Geek Den

10 Unknown Gmail Features

10 Unknown Gmail Features

Lets admit it, most people checked gmail out only because of the whole gigabyte space feature. But gmail is about other things too, infact it has revolutionized web-based email and here are 10 reasons why

1. Undo Send

Undo Send



Ever clicked the send button only to regret later? The “Undo Send” feature might save you a few blushes. When enabled, it holds the email for 5 seconds before it is eventually dispatched, giving you enough time for an “oh shit!” awakening.


How to enable:


Go to “Settings” in the top right, then “Labs”, scroll down and enable “Undo Send” by Yuzo F.

2. Getting Rid of On Behalf Of

Getting Rid of On Behalf Of

Many of us get that meek sidekick feeling at office when our authoritative sounding emails are sent with a humble “on behalf of” indication. The culprits behind this annoyance are the email clients like Outlook. Gmail allows you to send emails from a custom “From:” but the original sender is always included in the message header for protocol compliance and to avoid being marked as spam. However, many email clients pick this up from the header and add the “on behalf of” to the sender. Gmail has now solved this problem by routing the email through the custom email server, eliminating the need to add original sender information in the header and laying “on behalf of” to rest.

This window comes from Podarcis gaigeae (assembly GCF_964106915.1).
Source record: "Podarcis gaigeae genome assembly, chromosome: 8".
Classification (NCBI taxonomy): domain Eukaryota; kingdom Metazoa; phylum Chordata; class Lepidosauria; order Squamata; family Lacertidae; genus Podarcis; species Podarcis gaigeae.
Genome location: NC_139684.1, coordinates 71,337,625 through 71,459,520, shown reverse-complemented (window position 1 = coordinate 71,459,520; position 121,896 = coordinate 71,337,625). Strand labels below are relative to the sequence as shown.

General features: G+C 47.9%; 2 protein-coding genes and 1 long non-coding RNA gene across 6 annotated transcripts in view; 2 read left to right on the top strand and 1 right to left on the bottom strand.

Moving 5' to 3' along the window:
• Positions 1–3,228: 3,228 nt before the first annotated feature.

How to enable:


Go to “Settings” in the top right, then “Accounts and Imports”. In the “Send mail as” section, click on “edit info” and choose “Use your other email provider’s SMTP servers”.

3. Mail Goggles

Mail Goggles

To give you more time to contemplate rather than the drastic 5 seconds offered by “Undo Send”, “Mail Goggles” further tightens the noose around those drunken weekend escapades by asking you to solve some simple math problems before sending. This sanity verification feature is activated by default during weekend late nights but you can also adjust it to your liking.


How to enable: